Make sure you have a good camera, or smart phone, and a tripod and ensure that the room is not too dark or that you don’t have a source of light coming behind you, throwing you into silhouette. Check your music levels to make sure your voice and instructions can be heard clearly. It sounds obvious but ensure that your whole body can be seen clearly when you are demonstrating – some people may only have access to a tablet or smart phone to watch you so you will be very small to them!  Avoid disturbances by family members, housemates (or pets!) and make sure that phones are set to silent.

Always do a test before hand with some willing friends. You can also test your wifi speed via Speed test before hand to check your connection will be fast enough.

 

Sustainability

At the time of writing, there is no clear indication of a definite timeframe for the current ‘lockdown’ status to continue. When planning your online class schedule and content, consider how you will sustain the quality and quantity of delivery over a period of weeks or months. This is a challenging time for everyone and burning yourself out professionally is not in your best interests!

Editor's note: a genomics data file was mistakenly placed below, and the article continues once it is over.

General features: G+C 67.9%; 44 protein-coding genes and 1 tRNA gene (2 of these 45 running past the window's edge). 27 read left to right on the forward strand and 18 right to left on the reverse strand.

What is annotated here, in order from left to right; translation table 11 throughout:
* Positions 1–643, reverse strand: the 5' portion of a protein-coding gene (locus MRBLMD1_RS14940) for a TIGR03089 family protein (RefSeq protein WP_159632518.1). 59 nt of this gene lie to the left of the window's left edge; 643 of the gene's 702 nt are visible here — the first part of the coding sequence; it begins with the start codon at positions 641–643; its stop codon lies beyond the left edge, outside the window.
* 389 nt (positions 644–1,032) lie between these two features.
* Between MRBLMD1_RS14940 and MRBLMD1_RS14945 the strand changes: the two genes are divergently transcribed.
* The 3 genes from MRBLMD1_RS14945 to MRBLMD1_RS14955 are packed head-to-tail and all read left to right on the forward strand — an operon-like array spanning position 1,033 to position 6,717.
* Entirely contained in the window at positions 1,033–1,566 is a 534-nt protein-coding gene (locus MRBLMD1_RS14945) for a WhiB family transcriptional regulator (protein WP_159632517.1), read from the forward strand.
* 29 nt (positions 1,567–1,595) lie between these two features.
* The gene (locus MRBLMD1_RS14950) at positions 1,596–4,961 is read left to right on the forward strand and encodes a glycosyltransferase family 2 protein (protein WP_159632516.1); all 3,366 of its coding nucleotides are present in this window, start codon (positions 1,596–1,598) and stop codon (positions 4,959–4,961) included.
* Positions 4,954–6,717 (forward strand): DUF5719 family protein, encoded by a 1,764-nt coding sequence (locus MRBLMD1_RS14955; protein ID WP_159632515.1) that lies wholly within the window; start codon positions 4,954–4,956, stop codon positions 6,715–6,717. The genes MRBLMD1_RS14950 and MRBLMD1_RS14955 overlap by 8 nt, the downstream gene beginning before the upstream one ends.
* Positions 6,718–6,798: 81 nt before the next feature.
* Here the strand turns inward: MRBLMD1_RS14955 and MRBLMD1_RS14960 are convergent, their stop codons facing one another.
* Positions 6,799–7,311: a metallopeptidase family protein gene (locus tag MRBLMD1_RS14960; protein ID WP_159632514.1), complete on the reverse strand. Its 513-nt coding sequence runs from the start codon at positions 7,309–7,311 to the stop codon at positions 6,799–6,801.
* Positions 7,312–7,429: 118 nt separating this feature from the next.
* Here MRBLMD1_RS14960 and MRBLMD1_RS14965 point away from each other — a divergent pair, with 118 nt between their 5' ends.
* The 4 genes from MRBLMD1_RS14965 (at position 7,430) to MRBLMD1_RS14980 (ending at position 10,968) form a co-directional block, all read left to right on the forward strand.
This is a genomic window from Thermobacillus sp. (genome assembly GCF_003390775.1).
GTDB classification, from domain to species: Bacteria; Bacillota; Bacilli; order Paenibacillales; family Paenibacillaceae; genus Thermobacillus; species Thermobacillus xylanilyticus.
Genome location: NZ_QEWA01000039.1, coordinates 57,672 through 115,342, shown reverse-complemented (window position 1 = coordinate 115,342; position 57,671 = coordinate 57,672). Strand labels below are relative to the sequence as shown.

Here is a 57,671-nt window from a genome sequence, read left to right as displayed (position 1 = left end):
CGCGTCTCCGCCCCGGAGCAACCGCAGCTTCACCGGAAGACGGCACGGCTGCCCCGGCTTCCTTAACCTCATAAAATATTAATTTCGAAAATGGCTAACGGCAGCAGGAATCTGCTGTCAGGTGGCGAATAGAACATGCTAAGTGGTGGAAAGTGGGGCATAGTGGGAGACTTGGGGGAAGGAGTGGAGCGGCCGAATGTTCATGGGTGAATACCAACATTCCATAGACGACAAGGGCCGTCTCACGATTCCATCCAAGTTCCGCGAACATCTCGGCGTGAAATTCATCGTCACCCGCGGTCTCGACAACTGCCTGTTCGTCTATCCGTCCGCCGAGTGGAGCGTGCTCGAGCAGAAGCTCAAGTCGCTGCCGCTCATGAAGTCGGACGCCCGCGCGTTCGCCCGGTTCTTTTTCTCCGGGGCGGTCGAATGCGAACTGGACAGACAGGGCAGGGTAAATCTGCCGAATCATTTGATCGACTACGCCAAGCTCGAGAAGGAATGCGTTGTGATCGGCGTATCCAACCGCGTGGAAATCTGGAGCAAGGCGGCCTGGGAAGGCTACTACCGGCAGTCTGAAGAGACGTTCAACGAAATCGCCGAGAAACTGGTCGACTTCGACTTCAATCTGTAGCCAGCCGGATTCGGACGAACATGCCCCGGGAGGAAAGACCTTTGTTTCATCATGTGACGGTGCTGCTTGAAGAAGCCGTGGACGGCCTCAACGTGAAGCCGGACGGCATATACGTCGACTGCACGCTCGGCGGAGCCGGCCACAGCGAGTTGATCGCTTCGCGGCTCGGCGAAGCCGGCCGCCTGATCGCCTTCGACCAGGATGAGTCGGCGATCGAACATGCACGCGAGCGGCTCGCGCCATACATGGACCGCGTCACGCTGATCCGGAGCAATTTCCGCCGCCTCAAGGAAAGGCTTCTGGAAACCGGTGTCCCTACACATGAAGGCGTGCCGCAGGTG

Although this first few weeks of this strange new way of living has seen a high demand for online classes and exercise programmes, it is likely that – just like each new year! – there will inevitably be a ‘drop off’. Even some of the high-profile celebrity workouts that had everyone very excited in week 1 had many less live viewers during weeks 2 and 3! How will you continue to engage your participants to keep attending? How will you keep your ideas and content fresh?